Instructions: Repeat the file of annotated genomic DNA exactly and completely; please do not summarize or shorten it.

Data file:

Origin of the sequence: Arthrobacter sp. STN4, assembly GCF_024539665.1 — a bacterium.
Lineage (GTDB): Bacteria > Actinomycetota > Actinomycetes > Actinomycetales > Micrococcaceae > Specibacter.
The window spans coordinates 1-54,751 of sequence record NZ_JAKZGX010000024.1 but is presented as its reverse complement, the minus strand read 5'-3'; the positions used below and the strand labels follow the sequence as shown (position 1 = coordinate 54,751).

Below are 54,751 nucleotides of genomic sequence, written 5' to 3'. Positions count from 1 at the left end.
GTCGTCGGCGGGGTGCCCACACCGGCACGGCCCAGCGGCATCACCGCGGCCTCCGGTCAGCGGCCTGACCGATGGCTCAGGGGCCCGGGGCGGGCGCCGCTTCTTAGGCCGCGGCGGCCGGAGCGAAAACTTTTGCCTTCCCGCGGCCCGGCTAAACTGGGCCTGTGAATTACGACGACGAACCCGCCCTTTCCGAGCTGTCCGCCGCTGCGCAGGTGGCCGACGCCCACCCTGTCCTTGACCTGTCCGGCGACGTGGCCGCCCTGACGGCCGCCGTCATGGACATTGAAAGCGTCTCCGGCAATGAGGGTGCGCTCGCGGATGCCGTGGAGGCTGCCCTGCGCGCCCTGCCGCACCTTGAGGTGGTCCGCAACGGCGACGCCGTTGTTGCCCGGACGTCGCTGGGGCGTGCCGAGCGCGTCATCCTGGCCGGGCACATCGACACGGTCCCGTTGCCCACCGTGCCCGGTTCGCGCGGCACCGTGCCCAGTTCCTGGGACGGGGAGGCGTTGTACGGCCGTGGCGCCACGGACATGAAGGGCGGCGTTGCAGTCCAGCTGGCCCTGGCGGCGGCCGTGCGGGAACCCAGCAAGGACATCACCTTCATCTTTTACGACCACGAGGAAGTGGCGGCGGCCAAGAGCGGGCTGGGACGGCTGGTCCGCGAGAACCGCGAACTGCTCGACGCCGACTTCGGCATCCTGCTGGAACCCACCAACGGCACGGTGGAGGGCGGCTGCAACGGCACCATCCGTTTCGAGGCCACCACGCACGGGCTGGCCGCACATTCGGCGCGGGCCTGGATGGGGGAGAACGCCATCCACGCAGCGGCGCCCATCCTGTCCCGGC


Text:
Origin of the sequence: Arthrobacter sp. STN4, assembly GCF_024539665.1 — a bacterium.
Lineage (GTDB): Bacteria > Actinomycetota > Actinomycetes > Actinomycetales > Micrococcaceae > Specibacter.
The window spans coordinates 1-54,751 of sequence record NZ_JAKZGX010000024.1 but is presented as its reverse complement, the minus strand read 5'-3'; the positions used below and the strand labels follow the sequence as shown (position 1 = coordinate 54,751).

Below are 54,751 nucleotides of genomic sequence, written 5' to 3'. Positions count from 1 at the left end.
GTCGTCGGCGGGGTGCCCACACCGGCACGGCCCAGCGGCATCACCGCGGCCTCCGGTCAGCGGCCTGACCGATGGCTCAGGGGCCCGGGGCGGGCGCCGCTTCTTAGGCCGCGGCGGCCGGAGCGAAAACTTTTGCCTTCCCGCGGCCCGGCTAAACTGGGCCTGTGAATTACGACGACGAACCCGCCCTTTCCGAGCTGTCCGCCGCTGCGCAGGTGGCCGACGCCCACCCTGTCCTTGACCTGTCCGGCGACGTGGCCGCCCTGACGGCCGCCGTCATGGACATTGAAAGCGTCTCCGGCAATGAGGGTGCGCTCGCGGATGCCGTGGAGGCTGCCCTGCGCGCCCTGCCGCACCTTGAGGTGGTCCGCAACGGCGACGCCGTTGTTGCCCGGACGTCGCTGGGGCGTGCCGAGCGCGTCATCCTGGCCGGGCACATCGACACGGTCCCGTTGCCCACCGTGCCCGGTTCGCGCGGCACCGTGCCCAGTTCCTGGGACGGGGAGGCGTTGTACGGCCGTGGCGCCACGGACATGAAGGGCGGCGTTGCAGTCCAGCTGGCCCTGGCGGCGGCCGTGCGGGAACCCAGCAAGGACATCACCTTCATCTTTTACGACCACGAGGAAGTGGCGGCGGCCAAGAGCGGGCTGGGACGGCTGGTCCGCGAGAACCGCGAACTGCTCGACGCCGACTTCGGCATCCTGCTGGAACCCACCAACGGCACGGTGGAGGGCGGCTGCAACGGCACCATCCGTTTCGAGGCCACCACGCACGGGCTGGCCGCACATTCGGCGCGGGCCTGGATGGGGGAGAACGCCATCCACGCAGCGGCGCCCATCCTGTCCCGGC